As the mom at home, I was a bit nervous. Luckily, there was cell phone access at Engineer Lake so the parents back home were facebooking and calling, sharing information and we knew the kids were having a blast and staying warm. I have to chuckle, though, because within 5 minutes of arriving home after that trip, Denver was conked out, asleep over a magazine on the couch, and he slept for 3 hours! So even though he was fully geared up and didn't get cold, and he slept through the night both nights, the cold still sucks the energy out of you.

I have to admit, I really like having a 'survival expert' in my home! Denver is now inspired to get his wilderness survival merit badge--and I'll keep encouraging him!

Fairbanks at 45 Below

The 15-member Homer High School hockey team was heading to Fairbanks for 4 days this past weekend, and since the basketball teams were already in Nome, there wasn't much choice for administrator coverage. Douglas got to go to Fairbanks, and he got to experience -45 degree weather--an experience he is not soon going to forget.

The journey began in Homer where it was snowing heavily and blowing Thursday morning. A late flight out of Homer resulted in missing the connecting flight from Anchorage to Fairbanks. The next flight was over 4 hours later, so Douglas had lots of time to kill in the airport, along with another chaperone for the team (the mom of the only female varsity player) who also missed the flight.

Upon reaching Fairbanks Douglas rushed through the car rental process in order to get to the game that he was supposed to be covering. However, renting a car is a little different there. They give you an extension cord with the rental, and they inform you that if you don't plug in your car, it will cost you $50 to have the car rental company come jump the car for you because it won't start (because it won't). And while nearly every Alaskan we know puts studs on their tires in the winter, the rental cars and vans did not have studded tires so the vehicles were slipping all over the place.

Douglas also discovered that if the hotel doesn't have plugs to plug in your car, you should go find another hotel because that is an essential part of the stay. People either leave their car running all the time or they plug it in. No other choices. And for the most part, places do have plug-ins. For example, the ice arena had plugs with extension cords splaying out in all directions from the parking lot lamp posts.

When things get that cold, certain things happen. For example, each school has a different policy at what temperature the teams cannot travel at. For example, Delta Junction (about 60 miles southeast of Fairbanks) cannot travel if it is colder than 30 below. Houston cannot travel if it is 40 below or colder. Saturday Homer was supposed to play Delta Junction at Delta's outdoor but covered ice arena. They thought it would be warm enough under the cover to play (they can play up to 15 below), but the temperatures were too cold for that. In fact, it was colder than 30 below so Delta Junction had to cancel. There was ice time available at an indoor rink, but it was too cold for the team to travel from their school to the ice arena 40 miles away.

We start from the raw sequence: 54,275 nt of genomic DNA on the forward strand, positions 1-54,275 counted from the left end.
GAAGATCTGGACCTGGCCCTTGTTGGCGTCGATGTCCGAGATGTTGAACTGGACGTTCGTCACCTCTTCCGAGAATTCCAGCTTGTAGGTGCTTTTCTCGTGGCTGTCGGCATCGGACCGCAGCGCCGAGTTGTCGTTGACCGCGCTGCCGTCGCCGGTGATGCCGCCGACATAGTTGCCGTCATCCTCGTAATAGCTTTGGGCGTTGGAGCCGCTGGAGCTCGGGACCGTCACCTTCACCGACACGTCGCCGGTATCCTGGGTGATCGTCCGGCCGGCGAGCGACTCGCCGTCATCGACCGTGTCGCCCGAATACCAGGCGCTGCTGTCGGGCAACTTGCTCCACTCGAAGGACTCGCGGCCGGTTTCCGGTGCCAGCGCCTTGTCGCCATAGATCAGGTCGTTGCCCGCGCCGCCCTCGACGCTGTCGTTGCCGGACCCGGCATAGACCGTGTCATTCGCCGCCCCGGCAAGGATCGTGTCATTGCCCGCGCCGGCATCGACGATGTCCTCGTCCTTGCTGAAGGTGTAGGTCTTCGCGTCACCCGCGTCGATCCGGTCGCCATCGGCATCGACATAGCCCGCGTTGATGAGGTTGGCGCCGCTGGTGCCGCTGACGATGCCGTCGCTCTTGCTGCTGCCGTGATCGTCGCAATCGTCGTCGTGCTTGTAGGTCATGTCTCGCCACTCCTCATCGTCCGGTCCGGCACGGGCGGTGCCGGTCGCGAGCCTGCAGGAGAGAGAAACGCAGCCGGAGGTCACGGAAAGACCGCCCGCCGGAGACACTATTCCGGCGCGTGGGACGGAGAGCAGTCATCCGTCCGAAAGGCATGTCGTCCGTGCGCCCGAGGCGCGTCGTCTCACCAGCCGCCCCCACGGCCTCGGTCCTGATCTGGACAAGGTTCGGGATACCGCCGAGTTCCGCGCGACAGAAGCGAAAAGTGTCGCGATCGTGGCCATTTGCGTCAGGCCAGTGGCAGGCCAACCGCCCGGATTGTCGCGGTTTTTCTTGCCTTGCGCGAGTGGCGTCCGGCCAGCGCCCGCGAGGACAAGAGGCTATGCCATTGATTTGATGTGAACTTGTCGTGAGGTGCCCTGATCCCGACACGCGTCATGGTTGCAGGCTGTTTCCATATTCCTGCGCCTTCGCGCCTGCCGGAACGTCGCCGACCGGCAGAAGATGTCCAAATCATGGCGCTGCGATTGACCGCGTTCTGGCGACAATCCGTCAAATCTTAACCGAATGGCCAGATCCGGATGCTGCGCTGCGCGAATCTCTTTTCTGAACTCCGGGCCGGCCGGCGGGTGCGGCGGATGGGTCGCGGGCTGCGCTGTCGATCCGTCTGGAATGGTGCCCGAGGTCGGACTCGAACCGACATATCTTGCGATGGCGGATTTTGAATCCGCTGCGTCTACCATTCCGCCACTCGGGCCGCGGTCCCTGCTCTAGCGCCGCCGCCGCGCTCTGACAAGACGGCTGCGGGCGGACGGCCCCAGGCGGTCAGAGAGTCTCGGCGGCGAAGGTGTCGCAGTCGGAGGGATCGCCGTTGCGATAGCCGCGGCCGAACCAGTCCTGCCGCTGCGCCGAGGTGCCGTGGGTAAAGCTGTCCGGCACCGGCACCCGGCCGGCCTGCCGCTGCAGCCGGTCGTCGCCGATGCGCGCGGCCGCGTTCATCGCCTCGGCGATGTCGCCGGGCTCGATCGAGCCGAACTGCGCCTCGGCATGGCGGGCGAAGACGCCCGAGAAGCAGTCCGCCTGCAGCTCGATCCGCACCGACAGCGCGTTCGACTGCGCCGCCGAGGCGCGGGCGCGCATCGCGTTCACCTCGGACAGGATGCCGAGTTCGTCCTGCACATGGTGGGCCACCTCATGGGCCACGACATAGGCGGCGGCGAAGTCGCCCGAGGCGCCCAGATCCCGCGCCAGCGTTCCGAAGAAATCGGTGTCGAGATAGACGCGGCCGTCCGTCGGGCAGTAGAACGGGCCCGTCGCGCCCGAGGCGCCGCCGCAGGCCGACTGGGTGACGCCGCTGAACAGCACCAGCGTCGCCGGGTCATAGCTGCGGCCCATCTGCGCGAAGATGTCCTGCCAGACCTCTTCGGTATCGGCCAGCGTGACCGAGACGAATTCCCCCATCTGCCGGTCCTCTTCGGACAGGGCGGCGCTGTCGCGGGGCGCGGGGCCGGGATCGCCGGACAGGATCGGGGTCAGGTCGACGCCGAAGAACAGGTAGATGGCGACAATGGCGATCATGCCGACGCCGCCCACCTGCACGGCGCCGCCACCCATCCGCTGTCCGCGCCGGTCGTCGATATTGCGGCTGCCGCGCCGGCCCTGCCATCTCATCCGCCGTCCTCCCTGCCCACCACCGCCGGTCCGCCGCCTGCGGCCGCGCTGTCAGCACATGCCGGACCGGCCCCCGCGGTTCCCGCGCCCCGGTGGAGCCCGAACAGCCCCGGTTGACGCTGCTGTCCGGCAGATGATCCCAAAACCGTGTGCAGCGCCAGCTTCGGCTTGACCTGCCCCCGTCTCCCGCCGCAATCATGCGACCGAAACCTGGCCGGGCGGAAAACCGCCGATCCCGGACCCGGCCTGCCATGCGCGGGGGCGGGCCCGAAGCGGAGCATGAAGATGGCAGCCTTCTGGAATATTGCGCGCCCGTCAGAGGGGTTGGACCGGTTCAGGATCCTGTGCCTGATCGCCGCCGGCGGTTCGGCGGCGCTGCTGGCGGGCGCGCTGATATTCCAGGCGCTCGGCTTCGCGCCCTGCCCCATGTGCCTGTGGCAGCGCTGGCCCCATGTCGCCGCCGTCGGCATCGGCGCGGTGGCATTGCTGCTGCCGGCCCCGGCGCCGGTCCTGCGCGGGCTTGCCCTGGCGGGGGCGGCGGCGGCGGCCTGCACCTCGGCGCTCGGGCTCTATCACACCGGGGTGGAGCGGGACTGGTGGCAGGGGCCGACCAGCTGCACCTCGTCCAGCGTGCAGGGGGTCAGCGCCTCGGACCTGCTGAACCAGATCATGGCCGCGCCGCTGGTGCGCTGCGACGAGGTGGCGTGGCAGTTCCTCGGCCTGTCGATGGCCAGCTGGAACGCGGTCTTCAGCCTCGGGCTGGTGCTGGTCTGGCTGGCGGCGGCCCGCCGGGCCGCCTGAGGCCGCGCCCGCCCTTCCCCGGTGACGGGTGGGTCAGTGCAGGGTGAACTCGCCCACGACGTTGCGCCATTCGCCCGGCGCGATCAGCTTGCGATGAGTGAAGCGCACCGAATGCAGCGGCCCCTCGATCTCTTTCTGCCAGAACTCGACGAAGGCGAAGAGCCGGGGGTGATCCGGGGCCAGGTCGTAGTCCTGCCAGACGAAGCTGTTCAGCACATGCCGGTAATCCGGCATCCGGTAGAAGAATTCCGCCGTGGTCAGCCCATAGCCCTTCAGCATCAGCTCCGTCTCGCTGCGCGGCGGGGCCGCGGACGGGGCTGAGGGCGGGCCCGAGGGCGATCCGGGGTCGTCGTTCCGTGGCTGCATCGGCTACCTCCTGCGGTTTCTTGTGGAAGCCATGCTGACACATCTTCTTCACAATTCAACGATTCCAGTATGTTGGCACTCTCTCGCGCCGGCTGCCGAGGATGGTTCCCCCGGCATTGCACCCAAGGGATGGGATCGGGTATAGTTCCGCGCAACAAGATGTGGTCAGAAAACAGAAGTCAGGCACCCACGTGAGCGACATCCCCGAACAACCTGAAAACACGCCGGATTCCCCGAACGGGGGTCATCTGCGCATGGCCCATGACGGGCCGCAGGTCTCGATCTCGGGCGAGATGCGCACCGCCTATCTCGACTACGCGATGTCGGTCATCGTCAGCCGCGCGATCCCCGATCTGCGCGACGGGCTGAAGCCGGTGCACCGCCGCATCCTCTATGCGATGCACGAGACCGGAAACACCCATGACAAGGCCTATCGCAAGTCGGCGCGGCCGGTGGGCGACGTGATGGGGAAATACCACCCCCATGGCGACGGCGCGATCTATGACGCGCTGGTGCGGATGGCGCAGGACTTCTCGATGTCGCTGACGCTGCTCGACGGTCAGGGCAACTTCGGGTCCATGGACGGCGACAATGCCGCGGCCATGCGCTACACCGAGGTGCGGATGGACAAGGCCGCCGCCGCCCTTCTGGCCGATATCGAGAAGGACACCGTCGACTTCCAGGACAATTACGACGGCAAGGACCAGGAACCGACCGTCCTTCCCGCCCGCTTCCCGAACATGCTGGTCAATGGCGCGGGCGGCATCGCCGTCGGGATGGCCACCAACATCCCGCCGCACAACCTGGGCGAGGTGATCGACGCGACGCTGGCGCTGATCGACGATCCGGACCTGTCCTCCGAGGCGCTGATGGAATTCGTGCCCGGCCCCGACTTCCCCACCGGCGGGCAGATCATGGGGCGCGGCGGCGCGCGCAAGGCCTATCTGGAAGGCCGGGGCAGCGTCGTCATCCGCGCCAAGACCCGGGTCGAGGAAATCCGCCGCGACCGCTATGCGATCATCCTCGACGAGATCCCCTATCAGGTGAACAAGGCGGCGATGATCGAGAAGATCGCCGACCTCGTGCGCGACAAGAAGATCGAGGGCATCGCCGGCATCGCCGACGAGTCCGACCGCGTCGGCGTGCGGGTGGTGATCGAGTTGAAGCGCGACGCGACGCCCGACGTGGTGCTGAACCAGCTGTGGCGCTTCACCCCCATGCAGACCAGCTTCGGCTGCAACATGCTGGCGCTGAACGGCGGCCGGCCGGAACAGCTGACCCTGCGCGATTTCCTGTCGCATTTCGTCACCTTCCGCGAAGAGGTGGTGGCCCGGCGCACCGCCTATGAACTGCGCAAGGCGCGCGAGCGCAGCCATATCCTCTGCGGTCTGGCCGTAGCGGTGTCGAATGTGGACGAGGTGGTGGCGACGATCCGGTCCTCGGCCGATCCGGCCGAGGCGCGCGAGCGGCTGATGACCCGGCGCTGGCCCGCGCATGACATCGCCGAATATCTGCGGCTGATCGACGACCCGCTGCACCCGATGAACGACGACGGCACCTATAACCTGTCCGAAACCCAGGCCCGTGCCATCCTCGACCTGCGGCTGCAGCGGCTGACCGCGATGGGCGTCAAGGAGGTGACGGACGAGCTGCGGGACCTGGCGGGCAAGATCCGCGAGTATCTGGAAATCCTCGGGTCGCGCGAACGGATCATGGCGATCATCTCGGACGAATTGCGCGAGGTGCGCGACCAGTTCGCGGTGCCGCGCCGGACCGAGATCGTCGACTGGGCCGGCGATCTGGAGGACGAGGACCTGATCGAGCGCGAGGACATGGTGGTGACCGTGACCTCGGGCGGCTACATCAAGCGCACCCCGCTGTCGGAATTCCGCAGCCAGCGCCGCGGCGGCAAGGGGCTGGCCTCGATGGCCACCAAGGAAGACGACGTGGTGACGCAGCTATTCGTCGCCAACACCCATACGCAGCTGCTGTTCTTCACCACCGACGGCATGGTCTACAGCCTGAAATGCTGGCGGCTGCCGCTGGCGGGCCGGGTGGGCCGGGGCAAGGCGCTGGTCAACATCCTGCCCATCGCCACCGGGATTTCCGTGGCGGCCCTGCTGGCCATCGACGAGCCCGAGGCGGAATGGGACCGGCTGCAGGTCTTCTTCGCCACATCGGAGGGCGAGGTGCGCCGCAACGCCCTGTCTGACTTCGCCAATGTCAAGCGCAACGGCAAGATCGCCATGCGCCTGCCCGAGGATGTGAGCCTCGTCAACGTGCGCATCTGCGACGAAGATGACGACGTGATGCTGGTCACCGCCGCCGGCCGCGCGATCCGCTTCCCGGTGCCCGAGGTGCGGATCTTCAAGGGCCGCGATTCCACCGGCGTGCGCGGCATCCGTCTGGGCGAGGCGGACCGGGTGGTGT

The kids played one game on Thursday and one on Friday, and ended up buying some ice time on Saturday since their game got cancelled. The rest of the time they had to go somewhere and hang out. They were staying at a school so they had to be out of the school by 7:05 a.m. on Friday. That made for a long day of hanging out. Fred Meyers is a popular place to hang because it has food, so the kids would roam for hours. The team was given free tickets to watch the Ice Dogs, the semi-pro local hockey team, play. That stadium was very comfortable with 5000+ seats and warm, quiet seating (sounds like an oxymoron, I know) so that was a pleasant few hours. The kids also watched other high school teams play as 5 or more teams from all over the state were in Fairbanks to play hockey that weekend. All this free time is a prime reason why the school district requires administrator coverage at all out-of-town team travel.

The cold does a number of interesting things: it creates a permanent vapor fog that looks just like regular fog, but it is the result of the extreme cold. The other fun part of the cold is that when you take a cup of hot water and throw it in the air outside it vaporizes--poof! The hotter the water the better the effect. It just looks like talcum powder falling where there was just water moments before. The kids had great fun playing with water and cold air.

Douglas was talking to a firefighter in Fairbanks and he said they have to bundle up really well and then expect to be turned into giant icicles. And if the water flowing through the hoses slows it will freeze so it is very important that they keep the water going.

Finally, when it gets that cold the jets cannot take off or land. Only prop planes can go out. The runways get so slick that they have no traction for landing or taking off. When Douglas was there the Fairbanks airport was closed to jet landings and takeoffs.

It was a fascinating experience, and Douglas was glad to experience it....once. Once is enough. Wow. Our trip up that way at Christmas could have been veeeery different!

Monday, January 9, 2012

Snow Shelter Revisited

After Denver stayed in his snow shelter New Year's weekend, I offered to stay in one with him if he built one in our yard. After we made him shovel off our front porch there was a huge pile of snow so he decided to start working on it. It was ready in time for a Saturday night outing.

We covered the door (as you can see in the picture here) and put a thermometer inside. It was 12 degrees outside and 25 inside (without us in there). We each had two pads (I used two thermarests; Denver a thermarest and a pad). I had 3 sleeping bags while Denver had 2 sleeping bags with a sleeping bag sheet. I wore my hat all night, but nothing on my face, while Denver wore his facemask and balaclava again.